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6 January ‘13

TV Critics: Mr Selfridge; Borgen; Tankies; Speed Dreams

“It is television about grown-ups, for grown-ups.” Read on for the verdict on last night’s TV.

“Mr Selfridge must be the first costume drama series about the birth of a posh department store with a flamboyant entrepreneur at the helm and a pretty and ambitious sales assistant for … well, weeks. Since The Paradise on BBC1 in fact, which ended in November. It’s unfortunate, because this one, based on things that actually went on down the west end of Oxford Street towards the beginning of last century, is more fun so far. Jeremy Piven, white of tooth and and grand of gesture, certainly gives it his all – and then some – in the title role. Are we quite ready for more retail revolution on the telly though? I may be all shopped out.”
Sam Wollaston, The Guardian

“If you saw The Paradise, the BBC’s pre-emptive strike on the retail melodrama market, you’ll know precisely what to expect. And if you don’t care a lot about shopping, you’re not really likely to give a damn, since mercantile ambition seems to be pretty much the beginning and the end of Mr Selfridge’s psychology.”
Tom Sutcliffe, The Independent

“By the time the store doors opened I’d long since stopped caring whether Mr Harry Gordon Selfridge succeeded or not. It’s all two-dimensional. Too many of the characters, from the plucky young waiter Victor (Trystan Gravelle) to the salt-of-the-earth serving girl Agnes (Aisling Loftus), feel as if they were sketched out on the back of a sales receipt.”
Matt Baylis, Daily Express

“Mr Selfridge looks set to sink in the same stately fashion as ITV’s Titanic did last year, with all hands on deck. What is there to keep our interest? Jeremy Piven, as Harry Selfridge, the lord of all commerce, is nowhere near as watchable as Hugh Bonneville’s lord of all Grantham. Selfridge is merely a showman, who lacks even the variation of the tears of a clown. Yet he is still the most watchable character in the show… Mr Selfridge put its expensive goods on display last night. On inspection, not a line or a scene would I pay good money for.”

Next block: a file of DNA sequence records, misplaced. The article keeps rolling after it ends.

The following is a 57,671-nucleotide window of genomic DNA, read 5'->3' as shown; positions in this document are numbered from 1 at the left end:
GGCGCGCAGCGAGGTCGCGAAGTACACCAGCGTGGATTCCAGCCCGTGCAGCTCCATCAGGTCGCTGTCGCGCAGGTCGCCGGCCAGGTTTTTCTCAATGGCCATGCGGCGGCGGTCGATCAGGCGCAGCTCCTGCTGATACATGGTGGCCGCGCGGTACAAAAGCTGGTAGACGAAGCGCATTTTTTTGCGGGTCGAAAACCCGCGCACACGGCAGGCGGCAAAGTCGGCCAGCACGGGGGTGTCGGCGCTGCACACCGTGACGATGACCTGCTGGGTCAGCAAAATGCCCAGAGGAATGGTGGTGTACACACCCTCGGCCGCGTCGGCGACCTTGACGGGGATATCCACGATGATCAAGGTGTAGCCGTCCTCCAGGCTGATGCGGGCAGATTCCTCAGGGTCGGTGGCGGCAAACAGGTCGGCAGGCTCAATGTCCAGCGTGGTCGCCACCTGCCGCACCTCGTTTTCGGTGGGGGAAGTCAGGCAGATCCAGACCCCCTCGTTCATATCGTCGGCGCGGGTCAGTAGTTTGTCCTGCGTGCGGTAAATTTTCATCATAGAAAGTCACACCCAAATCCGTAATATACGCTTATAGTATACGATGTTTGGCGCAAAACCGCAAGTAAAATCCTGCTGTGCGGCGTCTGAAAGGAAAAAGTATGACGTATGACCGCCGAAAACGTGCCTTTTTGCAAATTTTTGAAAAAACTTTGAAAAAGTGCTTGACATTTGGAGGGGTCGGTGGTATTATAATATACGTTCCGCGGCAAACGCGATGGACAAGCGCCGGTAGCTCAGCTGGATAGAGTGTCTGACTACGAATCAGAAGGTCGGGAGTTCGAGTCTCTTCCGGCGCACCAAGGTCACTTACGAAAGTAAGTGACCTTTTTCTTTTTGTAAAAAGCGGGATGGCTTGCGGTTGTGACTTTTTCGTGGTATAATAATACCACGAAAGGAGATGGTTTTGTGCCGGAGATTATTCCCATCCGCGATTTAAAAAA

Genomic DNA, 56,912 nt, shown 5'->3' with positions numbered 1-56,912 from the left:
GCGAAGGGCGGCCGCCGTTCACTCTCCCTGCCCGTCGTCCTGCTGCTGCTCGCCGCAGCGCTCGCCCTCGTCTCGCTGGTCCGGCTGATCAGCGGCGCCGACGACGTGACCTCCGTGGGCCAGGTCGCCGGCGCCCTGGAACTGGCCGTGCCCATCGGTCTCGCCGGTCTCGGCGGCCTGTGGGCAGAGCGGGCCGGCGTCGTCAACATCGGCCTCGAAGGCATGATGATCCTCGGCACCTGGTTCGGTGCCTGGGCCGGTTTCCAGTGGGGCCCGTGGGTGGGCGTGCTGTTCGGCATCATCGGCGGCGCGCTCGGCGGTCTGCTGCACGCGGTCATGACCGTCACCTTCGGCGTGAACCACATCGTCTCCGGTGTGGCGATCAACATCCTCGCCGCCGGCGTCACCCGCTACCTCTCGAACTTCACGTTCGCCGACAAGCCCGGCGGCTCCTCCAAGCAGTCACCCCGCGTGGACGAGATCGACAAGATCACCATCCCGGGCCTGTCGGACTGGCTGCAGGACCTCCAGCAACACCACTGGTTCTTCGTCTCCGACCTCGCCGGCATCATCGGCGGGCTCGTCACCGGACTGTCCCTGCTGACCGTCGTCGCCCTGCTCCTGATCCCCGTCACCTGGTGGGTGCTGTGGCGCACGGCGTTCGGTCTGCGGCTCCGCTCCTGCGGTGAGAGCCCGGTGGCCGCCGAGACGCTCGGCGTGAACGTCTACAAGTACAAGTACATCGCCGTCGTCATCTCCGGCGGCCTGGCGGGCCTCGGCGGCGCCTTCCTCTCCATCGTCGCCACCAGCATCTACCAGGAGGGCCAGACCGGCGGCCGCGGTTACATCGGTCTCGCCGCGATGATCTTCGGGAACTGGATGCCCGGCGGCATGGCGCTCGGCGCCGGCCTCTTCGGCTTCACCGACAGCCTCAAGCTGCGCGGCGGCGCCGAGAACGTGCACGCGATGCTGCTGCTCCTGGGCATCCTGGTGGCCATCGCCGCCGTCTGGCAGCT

Andrew Billen, The Times

Borgen, BBC4

“The war in Afghanistan, the deaths of young soldiers, statsminister Birgitte Nyborg’s dilemma about whether to reinforce or pull out, statsminister (sorry, love saying that) Birgitte Nyborg in combat fatigues … this all has obvious appeal and relevance. But then suddenly it’s all about who’s going to be Denmark’s new EU commissioner. How can that possibly be of any interest, when no one knows or cares who our own one is in real life? And yet it is totally absorbing. Which is the brilliance of Borgen. It’s not just about the intricacies of coalition politics, though that does obviously ring a bell or two here as well. It’s about the human stories behind them.”
Sam Wollaston, The Guardian

“The first episode was slightly preachy about Denmark’s soldiers in Afghanistan, but the second, centring on the wildly uninterestring-sounding dilemma of whom PM Birgitte should appoint her European commissioner, was a superb tale of political intrigue… It is television about grown-ups, for grown-ups. We should try doing something like it in Britain one day.”
Andrew Billen, The Times

Tankies: Tank Heroes of World War Two

“Tankies: Tank Heroes of World War Two offered a true historical pivot and instances of real courage, telling the stories of six members of the 5th Royal Tank Regiment as they fought through the Second World War… The documentary properly alerted you to the horror that actually lay behind that softening euphemism.”
Tom Sutcliffe, The Independent

Speed Dreams: The Fastest Place on Earth, BBC2

“A lovely film about a bunch of men, many of them hairy, and all better at doing clever things with metal than talking or being attentive to their long-suffering lady friends.”
Sam Wollaston, The Guardian

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